Is Medicare Advantage (Medicare Part C) Right for You?
Reviewed by: Ed McClane, Licensed Insurance Agent
Medicare Advantage plans are private insurance and provide Part A and Part B coverage. Most Medicare Advantage plans include Part D along with dental, vision and hearing benefits.
Medicare Advantage (Part C) replaces Original Medicare (Part A & B), but offers the same Part A & B benefits or coverages as Original Medicare. Along with receiving Part A & B benefits, Medicare Part C often bundles your benefits with additional ones like dental, hearing, vision and prescription drug coverage.
Along with Medicare Parts A and B, most Medicare Advantage plans include Part D, and extra health and wellness benefits. Most Medicare Advantage plans can offer lower monthly premiums and out-of-pocket maximums.
You can enroll through Marketplaces like GoHealth, private health insurance companies, or by mailing a paper application to the plan you want to join.
When you have Medicare Part C, your Part C benefits ID card replaces your Medicare ‘Red, White & Blue’ card at every visit.
Medicare Advantage (Part C) is private health insurance that complies with Medicare guidelines. Part C provides Part A and B coverage, and extra health and wellness benefits and most include a Part D prescription drug plan.
Whether you’re new to Medicare or looking to change your existing plan, we want to help you choose a plan to fit your lifestyle and budget.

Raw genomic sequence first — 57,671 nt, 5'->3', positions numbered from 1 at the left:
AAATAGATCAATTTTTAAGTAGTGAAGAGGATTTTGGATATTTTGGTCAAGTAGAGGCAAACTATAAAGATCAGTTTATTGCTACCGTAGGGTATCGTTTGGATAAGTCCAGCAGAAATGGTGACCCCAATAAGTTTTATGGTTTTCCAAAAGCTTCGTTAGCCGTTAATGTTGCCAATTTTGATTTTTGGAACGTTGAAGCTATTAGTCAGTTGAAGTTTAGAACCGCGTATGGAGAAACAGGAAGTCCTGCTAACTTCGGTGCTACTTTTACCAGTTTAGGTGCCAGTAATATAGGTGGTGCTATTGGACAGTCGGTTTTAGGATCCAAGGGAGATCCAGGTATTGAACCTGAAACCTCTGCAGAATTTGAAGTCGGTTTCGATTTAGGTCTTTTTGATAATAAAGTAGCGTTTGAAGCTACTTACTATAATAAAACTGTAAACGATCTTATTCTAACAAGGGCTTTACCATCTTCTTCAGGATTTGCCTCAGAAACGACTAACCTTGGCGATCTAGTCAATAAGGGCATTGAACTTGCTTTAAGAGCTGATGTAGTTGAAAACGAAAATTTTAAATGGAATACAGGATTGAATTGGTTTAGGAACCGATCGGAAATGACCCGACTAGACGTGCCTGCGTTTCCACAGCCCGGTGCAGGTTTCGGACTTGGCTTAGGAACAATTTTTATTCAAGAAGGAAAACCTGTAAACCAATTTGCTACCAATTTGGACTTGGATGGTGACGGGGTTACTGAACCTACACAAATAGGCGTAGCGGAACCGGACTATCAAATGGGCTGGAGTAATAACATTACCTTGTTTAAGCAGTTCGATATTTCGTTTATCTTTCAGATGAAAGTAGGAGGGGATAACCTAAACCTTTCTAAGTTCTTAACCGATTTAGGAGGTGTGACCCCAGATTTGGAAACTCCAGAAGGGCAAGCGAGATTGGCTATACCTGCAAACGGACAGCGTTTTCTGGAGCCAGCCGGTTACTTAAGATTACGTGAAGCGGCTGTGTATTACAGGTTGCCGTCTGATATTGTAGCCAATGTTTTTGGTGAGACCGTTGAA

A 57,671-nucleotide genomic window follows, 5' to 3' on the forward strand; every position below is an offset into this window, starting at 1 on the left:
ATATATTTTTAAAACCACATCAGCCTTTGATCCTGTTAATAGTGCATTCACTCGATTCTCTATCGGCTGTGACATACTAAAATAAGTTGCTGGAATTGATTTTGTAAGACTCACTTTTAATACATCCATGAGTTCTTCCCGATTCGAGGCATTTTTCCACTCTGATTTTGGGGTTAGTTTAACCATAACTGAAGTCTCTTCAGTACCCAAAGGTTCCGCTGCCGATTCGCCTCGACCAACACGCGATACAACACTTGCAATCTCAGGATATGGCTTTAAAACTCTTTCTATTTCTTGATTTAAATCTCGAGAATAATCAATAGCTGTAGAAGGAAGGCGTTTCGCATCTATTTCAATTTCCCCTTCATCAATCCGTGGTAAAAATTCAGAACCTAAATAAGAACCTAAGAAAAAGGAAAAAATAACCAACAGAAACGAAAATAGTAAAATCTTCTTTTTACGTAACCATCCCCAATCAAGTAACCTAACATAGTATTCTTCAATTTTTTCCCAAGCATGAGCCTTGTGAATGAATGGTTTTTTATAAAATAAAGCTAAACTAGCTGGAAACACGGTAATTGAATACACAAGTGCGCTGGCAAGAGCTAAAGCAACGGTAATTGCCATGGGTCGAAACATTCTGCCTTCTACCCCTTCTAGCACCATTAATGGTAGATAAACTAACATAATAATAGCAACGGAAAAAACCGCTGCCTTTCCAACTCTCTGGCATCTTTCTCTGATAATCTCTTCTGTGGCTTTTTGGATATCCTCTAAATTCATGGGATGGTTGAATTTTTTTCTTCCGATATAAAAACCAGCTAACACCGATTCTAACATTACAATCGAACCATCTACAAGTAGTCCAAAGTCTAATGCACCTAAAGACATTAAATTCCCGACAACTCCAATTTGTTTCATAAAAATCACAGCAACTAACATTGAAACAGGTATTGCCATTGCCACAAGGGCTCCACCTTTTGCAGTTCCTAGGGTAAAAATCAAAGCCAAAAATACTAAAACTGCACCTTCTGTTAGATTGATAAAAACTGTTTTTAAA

Find a local Medicare plan that fits your needs
Medicare Advantage (Part C) replaces Original Medicare (Part A & B), but offers the same Part A & B benefits or coverages as Original Medicare. A high percentage of Medicare Advantage plans also offer extra benefits, including:
offer dental benefits
offer vision benefits
offer hearing aids
offer telehealth services
Additionally, most plans include prescription drug coverage (Medicare Part D).
Depending on where you live, it is likely that you’ll have several Medicare Advantage plans to choose from. It’s important to know your health needs before you compare your plan options. It’s essential that your doctors and prescriptions are covered in your Medicare Advantage plan. A GoHealth licensed insurance agent can help you compare plans to find one that meets your needs.
Is Medicare Advantage Better Than Original Medicare?
Medicare Advantage and Original Medicare offer Part A and Part B, but your health needs and location can affect the benefits you receive from each. Likewise, your costs can vary based on whether you choose a Medicare Advantage plan or Original Medicare. Here’s a look at some of the pros and cons of a Medicare Advantage plan.
Medicare Advantage Pros
- Along with receiving Part A & B benefits, Medicare Part C often bundles your benefits with additional ones like dental, hearing, vision, and prescription drug coverage.
- Medicare Advantage premiums can be more affordable than Original Medicare. Some Medicare Advantage plans offer $0 premiums and lower copayment amounts than Original Medicare.
- Medicare Advantage plans offer an out-of-pocket maximum. Once you reach the maximum amount for out-of-pocket cost sharing, your plan will pay 100% of your costs for the remainder of the plan’s calendar year. Original Medicare does not have an out-of-pocket maximum. You will always be responsible for at least 20% of the cost of services.
Medicare Advantage Cons
- Medicare Advantage networks may require a doctor’s referral for specialists.
- Medicare Advantage plans are available based on location, with in-network providers and facilities. Services outside of the network generally are not covered by the plan.
- Original Medicare’s provider network extends across the U.S. anywhere Medicare is accepted.
Check out our guide on Medicare Advantage coverage to learn more about Part C.